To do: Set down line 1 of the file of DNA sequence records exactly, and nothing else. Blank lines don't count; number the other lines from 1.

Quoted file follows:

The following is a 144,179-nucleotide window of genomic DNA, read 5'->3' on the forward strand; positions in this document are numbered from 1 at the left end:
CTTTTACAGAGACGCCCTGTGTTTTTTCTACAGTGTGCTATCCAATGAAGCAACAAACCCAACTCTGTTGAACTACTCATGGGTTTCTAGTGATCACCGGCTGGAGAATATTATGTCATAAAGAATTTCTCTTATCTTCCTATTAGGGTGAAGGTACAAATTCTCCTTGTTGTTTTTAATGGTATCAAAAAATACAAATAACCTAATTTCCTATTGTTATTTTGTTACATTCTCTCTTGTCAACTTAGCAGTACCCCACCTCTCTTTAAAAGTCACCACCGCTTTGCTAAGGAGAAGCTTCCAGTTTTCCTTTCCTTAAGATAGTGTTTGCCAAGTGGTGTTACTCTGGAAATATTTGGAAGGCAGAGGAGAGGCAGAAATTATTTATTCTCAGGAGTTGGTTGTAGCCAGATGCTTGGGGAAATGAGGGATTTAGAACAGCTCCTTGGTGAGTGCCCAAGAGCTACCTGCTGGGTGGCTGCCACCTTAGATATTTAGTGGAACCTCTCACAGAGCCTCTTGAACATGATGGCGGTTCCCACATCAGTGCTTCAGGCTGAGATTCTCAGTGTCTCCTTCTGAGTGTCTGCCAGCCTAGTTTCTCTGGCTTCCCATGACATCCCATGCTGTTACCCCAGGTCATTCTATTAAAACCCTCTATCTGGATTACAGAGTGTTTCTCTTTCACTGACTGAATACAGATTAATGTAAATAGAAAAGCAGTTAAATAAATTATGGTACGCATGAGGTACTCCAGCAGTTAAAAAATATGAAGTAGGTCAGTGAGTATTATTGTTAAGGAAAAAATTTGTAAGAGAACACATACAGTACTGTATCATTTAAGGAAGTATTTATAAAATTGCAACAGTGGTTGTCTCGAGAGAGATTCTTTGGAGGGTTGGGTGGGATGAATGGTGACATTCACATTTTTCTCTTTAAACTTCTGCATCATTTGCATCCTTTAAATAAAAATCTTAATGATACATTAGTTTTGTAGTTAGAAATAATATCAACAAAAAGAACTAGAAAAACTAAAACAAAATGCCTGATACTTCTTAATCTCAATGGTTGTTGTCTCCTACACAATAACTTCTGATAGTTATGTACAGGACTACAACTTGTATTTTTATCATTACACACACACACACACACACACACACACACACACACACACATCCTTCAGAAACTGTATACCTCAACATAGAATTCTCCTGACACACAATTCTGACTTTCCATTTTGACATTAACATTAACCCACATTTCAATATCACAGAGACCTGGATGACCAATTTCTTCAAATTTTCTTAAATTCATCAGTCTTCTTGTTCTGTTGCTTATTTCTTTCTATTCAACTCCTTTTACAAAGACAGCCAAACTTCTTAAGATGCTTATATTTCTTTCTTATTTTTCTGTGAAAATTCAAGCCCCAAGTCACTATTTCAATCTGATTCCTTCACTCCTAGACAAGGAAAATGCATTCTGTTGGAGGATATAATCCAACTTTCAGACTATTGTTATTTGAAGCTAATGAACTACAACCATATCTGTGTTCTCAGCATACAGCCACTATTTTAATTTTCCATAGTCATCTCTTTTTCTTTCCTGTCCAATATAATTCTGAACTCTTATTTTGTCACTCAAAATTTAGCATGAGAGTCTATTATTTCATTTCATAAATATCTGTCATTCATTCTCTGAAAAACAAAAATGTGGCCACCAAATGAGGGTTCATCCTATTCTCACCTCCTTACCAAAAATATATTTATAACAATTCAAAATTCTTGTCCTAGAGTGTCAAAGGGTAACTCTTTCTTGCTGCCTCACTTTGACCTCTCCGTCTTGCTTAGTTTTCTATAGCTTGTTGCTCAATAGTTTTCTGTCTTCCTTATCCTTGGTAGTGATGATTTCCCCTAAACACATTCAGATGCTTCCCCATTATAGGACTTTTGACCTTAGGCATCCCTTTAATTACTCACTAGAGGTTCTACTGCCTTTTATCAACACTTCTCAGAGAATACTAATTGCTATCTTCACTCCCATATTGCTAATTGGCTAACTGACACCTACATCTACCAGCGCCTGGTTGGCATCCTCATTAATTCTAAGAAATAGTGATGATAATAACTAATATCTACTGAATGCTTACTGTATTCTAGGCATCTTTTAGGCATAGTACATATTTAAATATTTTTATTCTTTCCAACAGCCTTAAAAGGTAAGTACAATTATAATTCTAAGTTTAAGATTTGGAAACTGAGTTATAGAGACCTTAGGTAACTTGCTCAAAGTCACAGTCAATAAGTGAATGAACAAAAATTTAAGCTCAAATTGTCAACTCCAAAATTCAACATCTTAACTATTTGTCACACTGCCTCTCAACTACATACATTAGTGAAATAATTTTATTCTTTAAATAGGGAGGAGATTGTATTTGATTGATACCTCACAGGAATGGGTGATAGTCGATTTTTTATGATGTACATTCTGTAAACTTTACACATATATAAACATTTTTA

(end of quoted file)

The following is a 144,179-nucleotide window of genomic DNA, read 5'->3' on the forward strand; positions in this document are numbered from 1 at the left end: